Oral cavity
Premalignant / in situ conditions
Dysplasia

Author: Hedieh Honarpisheh, M.D. (see Authors page)
Editor: Christel Haberland, DDS, MS

Revised: 24 April 2018, last major update November 2013

Copyright: (c) 2004-2018, PathologyOutlines.com, Inc.

PubMed Search: Dysplasia[TI] oral cavity[TIAB]

Cite this page: Honarpisheh, H. Dysplasia. PathologyOutlines.com website. http://www.pathologyoutlines.com/topic/oralcavitydysplasia.html. Accessed July 19th, 2018.
Definition / general
  • Dysplasia, a premalignant condition, refers to abnormal epithelial growth characterized by a spectrum of cytologic, maturational and architectural changes
  • Carcinoma in situ means abnormal changes are seen in the entire thickness of epithelium, extending from basal cell layer to surface
  • Vulva and cervix: moderate and severe degrees of dysplasia carry increasing risk of subsequent progression to invasive squamous cell carcinoma
  • Oral cavity: relationship of dysplasia with invasive carcinoma is less well defined; for moderate dysplasia, the malignant transformation potential is 4 - 11%; for severe dysplasia it is 20 - 35%
Terminology
  • Terms mild, moderate and severe dysplasia are applied if architectural and cytologic atypia (see micro description) affect < 1/3, 1/3 to 2/3 and > 2/3 of epithelium respectively
  • Carcinoma in situ (CIS): full thickness cytological or architectural atypia, without invasion of the neoplastic keratinocytes through the basement membrane into the supporting connective tissue
Epidemiology
  • Oral cavity CIS has same age and sex distribution as invasive oral squamous cell carcinoma (SCC) - males in fifth to eighth decade of life who are smokers and drinkers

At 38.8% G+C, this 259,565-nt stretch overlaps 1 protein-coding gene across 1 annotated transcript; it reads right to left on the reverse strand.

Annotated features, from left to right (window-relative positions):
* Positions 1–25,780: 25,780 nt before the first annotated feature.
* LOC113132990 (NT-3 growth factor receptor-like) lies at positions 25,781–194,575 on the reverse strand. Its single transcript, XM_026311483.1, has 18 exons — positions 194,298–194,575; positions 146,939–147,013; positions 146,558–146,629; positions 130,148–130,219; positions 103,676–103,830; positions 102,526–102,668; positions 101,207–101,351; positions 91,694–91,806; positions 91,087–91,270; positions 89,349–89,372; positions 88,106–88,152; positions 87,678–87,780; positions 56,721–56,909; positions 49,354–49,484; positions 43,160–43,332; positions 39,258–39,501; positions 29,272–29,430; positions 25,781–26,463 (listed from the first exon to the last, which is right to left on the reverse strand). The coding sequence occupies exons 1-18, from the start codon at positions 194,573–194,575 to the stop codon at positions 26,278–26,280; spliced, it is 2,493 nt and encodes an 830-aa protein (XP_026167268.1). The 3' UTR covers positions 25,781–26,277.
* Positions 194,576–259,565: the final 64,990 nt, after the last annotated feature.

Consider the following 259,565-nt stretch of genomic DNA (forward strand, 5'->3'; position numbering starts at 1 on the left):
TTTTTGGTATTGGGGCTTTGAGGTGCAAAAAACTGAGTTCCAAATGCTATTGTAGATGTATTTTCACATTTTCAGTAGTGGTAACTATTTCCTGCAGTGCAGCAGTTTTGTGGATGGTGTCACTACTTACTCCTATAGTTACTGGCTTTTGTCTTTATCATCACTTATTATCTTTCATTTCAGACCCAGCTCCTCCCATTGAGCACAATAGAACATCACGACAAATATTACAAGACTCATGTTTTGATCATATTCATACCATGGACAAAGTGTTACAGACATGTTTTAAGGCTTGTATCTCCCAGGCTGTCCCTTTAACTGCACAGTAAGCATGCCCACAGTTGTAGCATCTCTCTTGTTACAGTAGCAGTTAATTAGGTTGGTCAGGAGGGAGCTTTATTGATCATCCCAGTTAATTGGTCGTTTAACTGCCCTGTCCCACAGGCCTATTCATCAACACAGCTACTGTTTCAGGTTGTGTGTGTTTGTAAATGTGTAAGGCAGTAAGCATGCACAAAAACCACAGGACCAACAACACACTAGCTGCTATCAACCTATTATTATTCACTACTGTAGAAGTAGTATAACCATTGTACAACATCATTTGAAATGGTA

• Risk of oral SCC increases with age
  • Male gender predilection (3:1) historically related to greater use / abuse of tobacco and alcohol by men
  • Human papillomavirus (HPV) has been implicated in etiology of oral and base of tongue / pharyngeal SCC but has not been consistently seen in dysplasia / CIS
Sites
  • Most common sites of occurrence in the oral cavity, in descending order of frequency, are tongue (posterior - lateral and ventral) > floor of mouth > soft palate > gingiva > buccal mucosa > labial mucosa > hard palate
Pathophysiology
  • Moderate and severe dysplasia progress to invasive squamous cell carcinoma through accumulation of histological and molecular defects
  • HPV carcinogenesis affects cell control of transcription and cell cycle via the E6 and E7 viral oncoproteins that bind to and inactivate the tumor suppressor proteins p53 and pRb (retinoblastoma gene product) and activate telomerase
Etiology
  • Similar ethologic factors as SCC
  • Lifestyle habits of smoking and drinking are most important risk factor
  • High risk HPV types 16 and 18 and far less commonly, low risk HPV types 6 and 11 have been found in oral carcinomas (Mod Pathol 2006;19:1310)
    • HPV16+ oral cavity and oropharyngeal tumors appear to represent a distinct disease process with a more favorable survival
  • History of head and neck SCC in a first degree relative is a risk factor
  • Other risk factors include:
    • Nutritional factors include such as Plummer-Vinson syndrome (chronic iron deficiency) and vitamin A deficiency
    • Areca nut habit (betel nut)
    • Smokeless tobacco use: usually occurs at site where tobacco is placed
    • Immunocompromised states: immunosuppressive therapy for malignancy or organ transplant
    • AIDS
    • Environmental factors include exposure to phenolic agents (wood workers)
    • Syphilis: tertiary syphilis has increased risk for dorsal tongue SCC
    • Long term pegylated liposomal doxorubicin for ovarian cancer (Oncologist 2012;17:1541)
Clinical features
  • Small lesions may be asymptomatic or present with minimal findings and vague symptoms
  • Larger lesions, depending on size and location, may present with ulceration, pain (local and referred), bleeding; also difficulty swallowing, speaking, chewing, opening the mouth